Graphic artists might think they’ve seen it all, but they truly haven’t until they try Canvas 7. The program was conceived with the goal of integrating vector and paint design. Sure, illustration and photo-editing packages offer a certain measure of crossover functionality, and you can buy graphics suites like CorelDraw that include vector and photo-editing programs in one box. But Canvas is just one program, offering a single multipage space for working with vectors and bitmaps together. And with Canvas 7, the developers at Deneba have rebuilt the graphics engine to make it faster, more powerful and capable of supporting some astonishing features.
At the basic level, you can use Canvas for
bézier illustrations and photo retouching as you might already do it in other programs. What makes Canvas unique is Deneba’s SpriteLayer technology, which essentially provides flat, gradient and mask transparency tools that can apply to both vector and bitmap artwork in any combination. You can also work with multiple objects per document layer, which is something you can’t do in most photo editors.
A classic example of SpriteLayer use is to
literally paint through layers of vector or bitmap imagery to reveal other graphics behind. In other words, it lets you create cutaways with freehand brushstrokes. New to Canvas 7 is the ability
to add and reposition intermediate nodes in directional and radial transparency effects, not unlike working with a gradient fill. In fact, you can now use ‘no fill’ as a colour value when building gradients too, allowing you to combine both irregular colour and opacity changes at the same time.
The new graphics engine has allowed Deneba to extend SpriteLayer into a very clever feature it calls SpriteEffects. This lets you apply Photoshop-compatible filter plug-ins from the menus or using a special floating palette. What’s so clever about that? Well, SpriteEffects can be applied to vector artwork as well as bitmaps, or both at the same time. Imagine being able to apply Gaussian Blurs, colour curves, noise effects, ripples and so on to your bézier objects – Canvas 7 makes it possible for the first time ever. The SpriteEffects palette maintains a history-list of the effects you have applied to a selection so that you can re-edit and re-order them, or save the sequence to a settings file that can be reloaded later – Photoshop Action-style – for applying to graphics in other documents.
Linked to SpriteEffects is a new Lens feature. Any object can be turned into a lens through which you view graphics behind. This lens can be made to magnify as you might expect, but it can also contain plug-in filter attributes from the SpriteEffects list. Lenses remain dynamic and can be re-edited and repositioned whenever you like, or detached so that they always point to a set location even when you move them away
– great for those enlargement break-outs in
Inevitably, this latest release of Canvas boasts a clutch of Web features. Surprisingly, these are actually useful ones. Not only can you create and save standard multipage Web sites, complete with internal and external URL links, you can use the program to generate image maps and export the lot to HTML, and even upload to an FTP site directly from within the program. There’s a lovely new Web Buttons palette for building Java rollovers, which lets you preview the action instantly. When using Canvas to create Web pages, you can switch all rollovers to ‘Play Mode’ so you can preview the site without having to export to HTML first.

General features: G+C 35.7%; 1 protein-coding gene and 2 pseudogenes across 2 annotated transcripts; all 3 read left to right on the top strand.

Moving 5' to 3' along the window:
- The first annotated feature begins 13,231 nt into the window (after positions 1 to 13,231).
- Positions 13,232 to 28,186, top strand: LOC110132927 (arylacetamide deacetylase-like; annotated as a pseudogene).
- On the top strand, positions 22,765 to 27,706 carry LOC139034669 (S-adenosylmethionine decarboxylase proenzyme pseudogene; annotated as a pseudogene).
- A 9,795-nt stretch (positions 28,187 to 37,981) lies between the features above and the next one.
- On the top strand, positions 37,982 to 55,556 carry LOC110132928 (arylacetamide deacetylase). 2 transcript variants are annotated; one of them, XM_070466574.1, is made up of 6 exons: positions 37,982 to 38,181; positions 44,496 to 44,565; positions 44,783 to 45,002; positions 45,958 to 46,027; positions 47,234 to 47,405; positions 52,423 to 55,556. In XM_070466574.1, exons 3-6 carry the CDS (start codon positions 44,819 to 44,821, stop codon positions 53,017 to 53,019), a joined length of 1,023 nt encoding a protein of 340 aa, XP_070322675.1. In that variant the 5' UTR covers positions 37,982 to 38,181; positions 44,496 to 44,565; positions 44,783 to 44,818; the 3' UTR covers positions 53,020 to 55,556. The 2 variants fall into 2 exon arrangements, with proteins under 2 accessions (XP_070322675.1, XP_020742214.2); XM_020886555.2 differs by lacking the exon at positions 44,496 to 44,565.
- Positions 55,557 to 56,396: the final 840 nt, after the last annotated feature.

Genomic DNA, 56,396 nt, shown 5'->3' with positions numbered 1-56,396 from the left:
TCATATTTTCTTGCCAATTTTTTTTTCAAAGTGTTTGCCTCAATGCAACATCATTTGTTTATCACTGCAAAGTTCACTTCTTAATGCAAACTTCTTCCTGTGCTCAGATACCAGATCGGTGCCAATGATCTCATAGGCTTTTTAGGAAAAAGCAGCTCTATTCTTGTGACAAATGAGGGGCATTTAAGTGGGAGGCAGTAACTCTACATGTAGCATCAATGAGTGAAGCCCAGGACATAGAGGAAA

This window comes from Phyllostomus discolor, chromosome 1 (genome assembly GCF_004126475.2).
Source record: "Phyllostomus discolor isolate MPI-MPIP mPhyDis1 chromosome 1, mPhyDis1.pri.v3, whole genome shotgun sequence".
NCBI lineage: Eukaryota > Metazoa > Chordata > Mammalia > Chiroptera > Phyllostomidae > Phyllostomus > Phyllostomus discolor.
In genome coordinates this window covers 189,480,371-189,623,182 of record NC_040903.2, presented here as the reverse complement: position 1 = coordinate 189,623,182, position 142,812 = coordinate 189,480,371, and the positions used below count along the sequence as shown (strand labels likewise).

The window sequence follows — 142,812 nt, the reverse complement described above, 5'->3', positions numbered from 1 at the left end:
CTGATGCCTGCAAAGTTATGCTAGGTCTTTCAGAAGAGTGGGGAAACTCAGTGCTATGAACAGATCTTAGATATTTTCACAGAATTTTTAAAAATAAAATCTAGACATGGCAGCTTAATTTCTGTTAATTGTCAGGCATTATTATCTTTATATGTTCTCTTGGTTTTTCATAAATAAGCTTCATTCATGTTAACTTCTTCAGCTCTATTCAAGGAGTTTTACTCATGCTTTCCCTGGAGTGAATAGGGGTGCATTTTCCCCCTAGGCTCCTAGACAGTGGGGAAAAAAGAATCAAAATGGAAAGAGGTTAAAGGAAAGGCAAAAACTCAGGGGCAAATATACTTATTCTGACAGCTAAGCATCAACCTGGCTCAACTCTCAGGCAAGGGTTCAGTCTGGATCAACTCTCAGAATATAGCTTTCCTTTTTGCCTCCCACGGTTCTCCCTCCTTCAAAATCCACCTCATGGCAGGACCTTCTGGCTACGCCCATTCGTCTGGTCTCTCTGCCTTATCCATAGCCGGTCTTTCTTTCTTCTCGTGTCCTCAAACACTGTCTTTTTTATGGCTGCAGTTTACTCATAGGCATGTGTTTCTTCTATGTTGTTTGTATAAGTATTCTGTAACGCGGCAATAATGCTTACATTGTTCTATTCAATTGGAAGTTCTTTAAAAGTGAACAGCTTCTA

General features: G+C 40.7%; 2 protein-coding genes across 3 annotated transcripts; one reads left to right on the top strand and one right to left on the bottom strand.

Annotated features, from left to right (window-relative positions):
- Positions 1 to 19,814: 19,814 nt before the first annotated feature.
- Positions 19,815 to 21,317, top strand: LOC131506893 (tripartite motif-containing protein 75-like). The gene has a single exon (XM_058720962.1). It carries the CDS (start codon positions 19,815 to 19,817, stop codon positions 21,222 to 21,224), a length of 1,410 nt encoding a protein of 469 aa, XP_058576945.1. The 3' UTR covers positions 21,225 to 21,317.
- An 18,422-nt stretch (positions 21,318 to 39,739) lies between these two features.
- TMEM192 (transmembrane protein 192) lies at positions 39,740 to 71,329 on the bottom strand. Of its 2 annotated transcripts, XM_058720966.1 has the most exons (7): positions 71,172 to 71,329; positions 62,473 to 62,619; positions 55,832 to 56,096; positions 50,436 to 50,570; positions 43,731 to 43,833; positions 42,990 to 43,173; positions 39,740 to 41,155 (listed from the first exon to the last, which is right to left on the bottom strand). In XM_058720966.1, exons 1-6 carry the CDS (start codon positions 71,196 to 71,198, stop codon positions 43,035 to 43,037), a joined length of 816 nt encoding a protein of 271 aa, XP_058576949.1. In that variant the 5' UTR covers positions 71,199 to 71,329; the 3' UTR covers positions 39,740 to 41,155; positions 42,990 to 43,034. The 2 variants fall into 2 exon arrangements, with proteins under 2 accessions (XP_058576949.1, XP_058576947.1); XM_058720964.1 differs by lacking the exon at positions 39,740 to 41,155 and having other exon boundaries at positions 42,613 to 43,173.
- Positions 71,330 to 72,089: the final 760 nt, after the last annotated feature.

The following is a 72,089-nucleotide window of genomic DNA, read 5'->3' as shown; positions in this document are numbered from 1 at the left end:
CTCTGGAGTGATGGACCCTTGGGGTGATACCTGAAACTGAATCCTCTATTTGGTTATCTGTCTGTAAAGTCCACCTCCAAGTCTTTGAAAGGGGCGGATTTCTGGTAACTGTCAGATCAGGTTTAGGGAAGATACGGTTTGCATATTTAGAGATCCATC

Perhaps most impressive of all is Canvas 7’s movie document mode, which provides a very neat interface for creating animated GIFs. It’s not just a cludge, but an intuitive frame-based working environment with onion-skinning features, full timing controls and, of course, the wonderful freedom of being able to combine vector and bitmap artwork. On this note, the program now comes with an ImageReady-style interface for saving static GIFs and JPEGs, letting you preview the effect of changing colour tables and compression levels along with file sizes and download times, and compare up to four versions side by side.
All this merely scratches the surface of the full might of the program. Its vector tools are easily a match for Illustrator and FreeHand, but also include CAD-like grid and precision
features, plus special effects such as live 3D extrusion and a whole variety of reshaping envelopes. You may also be surprised at Canvas 7’s desktop publishing features: as well as supporting master pages and flowing text frames, you can work with pop-up spellcheckers and even style sheets – character and paragraph. Packed in the box too are 30,000 clip art graphics on three CDs and 2,450 URW fonts in Type 1 and TrueType formats.
The one thing that is going to grate with many users is the interface. Not that there’s a major problem with it, but it feels completely unlike the Adobe interface style that has taken over the rest of the market. There’s a lot of double-clicking and some of the tool flyouts are
enormous; on the other hand, the unique Docking bar for minimizing floating palettes is quite brilliant. It’s just something that needs to be learnt.
Mid-range graphics users can easily bin existing software in favour of Canvas 7. Professionals would be ill-advised to do the same, but Canvas 7 is still a must-buy for your graphics armoury, especially at the competitive upgrade price.